As with many people, I've read more this year than any other in recent memory. Reading has provided a silver lining throughout this year of turmoil and quarantine. Though it's not yet the new year, I decided to go ahead and publish my favorite books I've read, and spend the rest of the month reflecting in other ways. If the New York Times can do it, so can I.
5. Between the World and Me by Te-Nehisi Coates
Incredibly and thoughtfully written, I am grateful to have read this essay from Te-Nehisi to his son about being Black in America. It is the earliest book I read from the Top 5 list, before the protests against police brutality began over the summer. This book helped inform what the nation is living through, and it made me further reassess what it means to be White. I found myself underlining more from this book than any other this year. It was a most eloquent education.
4. Absalom, Absalom! by William Faulkner
This is the most recent book from the Top 5 list that I read, having completed it only a couple weeks prior. However, I expect this book to stick with me. It reminded me of why I appreciate Faulkner's writing style so much, and how only he could pull off such a feat. The story acts as a puzzle, piecing together each character's trauma to get an idea of what is happening, and each one is exceedingly fascinating. The part I love most, though, is how the character Quentin, from The Sound and the Fury, is also featured in this book. The way this story informs how Quentin acts in The Sound and the Fury adds a dimension which makes this novel absolutely exquisite and captivating.
3. Don Quixote by Miguel de Cervantes
I wanted a long story to immerse myself into this summer, and I got it. Though I would not have initially placed it so highly on my list upon its completion, it's a book that I think back increasingly fondly on. It's the book out of this list that I most expect to reread again. It is unbelievable how much the comedy can stand up to time, including the meta humor. It is also fun to see the references to the book everywhere, including in Absalom, Absalom! and in Witcher 3: Wild Hunt.
2. I, Claudius by Robert Graves
I am a sucker for Roman history. It's part of the reason I went to Italy, backpacked Hadrian's Wall, and took so many Classics courses in college. The cast of characters inspired some of my favorites in other stories including Livia Soprano from The Sopranos and Stannis Baratheon from A Song of Ice and Fire. The politics are so interestingly weaved into the story that it makes you wish, and often believe, that this were indeed the true account of Claudius' rise to power in the Roman Empire. Though technically separated into two books, the second being Claudius the God, I will treat them as one in this list because the two books were written consecutively and clearly meant to be seen as a single story.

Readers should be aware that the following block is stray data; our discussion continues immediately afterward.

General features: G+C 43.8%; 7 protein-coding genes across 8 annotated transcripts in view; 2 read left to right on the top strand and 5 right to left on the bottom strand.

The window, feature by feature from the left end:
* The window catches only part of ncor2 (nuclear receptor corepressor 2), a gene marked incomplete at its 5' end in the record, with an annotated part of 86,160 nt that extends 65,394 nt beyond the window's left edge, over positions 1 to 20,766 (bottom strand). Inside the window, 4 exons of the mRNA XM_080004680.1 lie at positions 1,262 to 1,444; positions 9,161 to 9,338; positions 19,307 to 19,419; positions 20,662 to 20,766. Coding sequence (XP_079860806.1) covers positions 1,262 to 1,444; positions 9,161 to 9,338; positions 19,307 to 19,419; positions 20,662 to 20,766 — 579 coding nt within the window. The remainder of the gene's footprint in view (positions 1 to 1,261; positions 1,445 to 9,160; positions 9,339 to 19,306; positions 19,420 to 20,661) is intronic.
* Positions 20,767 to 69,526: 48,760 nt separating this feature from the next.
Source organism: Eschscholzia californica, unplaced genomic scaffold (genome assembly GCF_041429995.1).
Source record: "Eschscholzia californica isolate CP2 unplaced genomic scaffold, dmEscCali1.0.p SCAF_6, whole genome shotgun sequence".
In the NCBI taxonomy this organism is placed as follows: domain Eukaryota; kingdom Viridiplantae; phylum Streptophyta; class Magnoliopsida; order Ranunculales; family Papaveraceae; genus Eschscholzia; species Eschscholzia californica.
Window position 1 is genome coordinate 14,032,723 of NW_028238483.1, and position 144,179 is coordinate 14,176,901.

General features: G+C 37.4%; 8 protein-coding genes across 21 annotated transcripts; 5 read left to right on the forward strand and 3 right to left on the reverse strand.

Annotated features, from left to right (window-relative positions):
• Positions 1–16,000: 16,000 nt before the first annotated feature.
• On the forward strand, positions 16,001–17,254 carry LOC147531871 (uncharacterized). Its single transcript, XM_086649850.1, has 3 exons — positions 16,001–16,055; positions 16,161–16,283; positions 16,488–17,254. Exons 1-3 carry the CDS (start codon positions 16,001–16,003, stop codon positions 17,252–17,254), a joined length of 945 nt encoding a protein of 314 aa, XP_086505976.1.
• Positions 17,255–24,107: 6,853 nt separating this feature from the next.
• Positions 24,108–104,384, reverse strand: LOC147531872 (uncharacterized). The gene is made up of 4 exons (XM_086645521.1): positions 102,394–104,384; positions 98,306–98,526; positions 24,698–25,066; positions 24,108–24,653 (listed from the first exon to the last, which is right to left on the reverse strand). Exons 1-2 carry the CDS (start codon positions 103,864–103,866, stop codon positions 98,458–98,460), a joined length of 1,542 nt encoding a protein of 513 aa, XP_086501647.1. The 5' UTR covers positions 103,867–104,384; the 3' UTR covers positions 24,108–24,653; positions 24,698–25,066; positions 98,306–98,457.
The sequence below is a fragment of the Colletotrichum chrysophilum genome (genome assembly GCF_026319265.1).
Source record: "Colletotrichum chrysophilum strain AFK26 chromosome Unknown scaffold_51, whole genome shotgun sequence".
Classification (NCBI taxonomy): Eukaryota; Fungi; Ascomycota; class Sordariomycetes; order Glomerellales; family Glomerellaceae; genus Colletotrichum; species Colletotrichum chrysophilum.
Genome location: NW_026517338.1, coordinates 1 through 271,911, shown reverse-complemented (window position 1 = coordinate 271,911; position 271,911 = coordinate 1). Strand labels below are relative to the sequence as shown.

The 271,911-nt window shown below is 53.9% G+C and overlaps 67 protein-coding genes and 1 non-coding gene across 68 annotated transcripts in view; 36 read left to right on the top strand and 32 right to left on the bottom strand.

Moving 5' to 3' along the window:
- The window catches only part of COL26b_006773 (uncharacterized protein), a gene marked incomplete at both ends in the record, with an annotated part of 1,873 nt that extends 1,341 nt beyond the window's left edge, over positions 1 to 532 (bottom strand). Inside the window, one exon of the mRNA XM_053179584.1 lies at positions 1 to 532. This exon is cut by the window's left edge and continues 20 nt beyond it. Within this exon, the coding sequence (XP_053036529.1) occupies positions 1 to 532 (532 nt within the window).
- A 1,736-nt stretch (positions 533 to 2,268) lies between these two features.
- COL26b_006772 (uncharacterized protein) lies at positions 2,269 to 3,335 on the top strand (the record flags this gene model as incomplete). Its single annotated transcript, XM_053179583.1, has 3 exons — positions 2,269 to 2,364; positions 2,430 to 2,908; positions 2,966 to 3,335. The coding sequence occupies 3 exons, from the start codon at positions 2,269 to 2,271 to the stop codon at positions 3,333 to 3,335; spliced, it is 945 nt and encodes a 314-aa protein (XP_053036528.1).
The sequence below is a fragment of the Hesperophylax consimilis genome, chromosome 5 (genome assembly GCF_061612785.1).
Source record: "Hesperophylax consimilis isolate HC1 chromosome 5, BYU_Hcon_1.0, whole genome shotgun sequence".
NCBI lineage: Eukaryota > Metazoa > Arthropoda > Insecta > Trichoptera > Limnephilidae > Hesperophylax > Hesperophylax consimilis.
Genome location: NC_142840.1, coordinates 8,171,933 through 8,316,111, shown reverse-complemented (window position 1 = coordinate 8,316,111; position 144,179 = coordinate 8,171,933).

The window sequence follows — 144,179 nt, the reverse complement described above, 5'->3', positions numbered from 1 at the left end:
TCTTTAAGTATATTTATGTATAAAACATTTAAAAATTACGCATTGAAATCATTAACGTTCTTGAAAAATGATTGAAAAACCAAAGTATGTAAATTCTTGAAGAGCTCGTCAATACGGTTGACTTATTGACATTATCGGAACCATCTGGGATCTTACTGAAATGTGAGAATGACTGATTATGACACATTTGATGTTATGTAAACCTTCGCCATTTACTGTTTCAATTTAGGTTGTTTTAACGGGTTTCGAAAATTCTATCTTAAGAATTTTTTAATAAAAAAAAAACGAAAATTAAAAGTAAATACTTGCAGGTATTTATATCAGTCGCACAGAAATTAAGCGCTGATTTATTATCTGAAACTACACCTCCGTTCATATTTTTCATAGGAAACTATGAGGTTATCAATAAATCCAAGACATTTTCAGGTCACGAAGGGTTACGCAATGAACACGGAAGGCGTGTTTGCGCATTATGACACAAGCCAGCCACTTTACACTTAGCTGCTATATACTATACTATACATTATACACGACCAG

1. There, There by Tommy Orange
I did not initially plan to read this book, which was published in 2018. As seen from this list, I tend to focus on classic novels rather than newer material The book was suggested to me by a friend as a way to think about how to revise my book. To say it changed the way I thought about writing is an immense understatement. I feel foolish admitting it, but Tommy Orange did things with storytelling I did not know could be done. Though the perspective jumps around often, he keeps a cast of characters at the beginning to help you keep track, yet still retains some big surprises for later in the book. The story takes place around Native Americans preparing for a powwow in Oakland, and it reveals a lot about the broken diaspora and its struggle to overcome its inherited social ills. Just like the characters, you will be left grappling for meaning, understanding, and resolution. Both timely and timeless, I cannot stop thinking about this book.
Do you have any favorite books! Post them in the comments!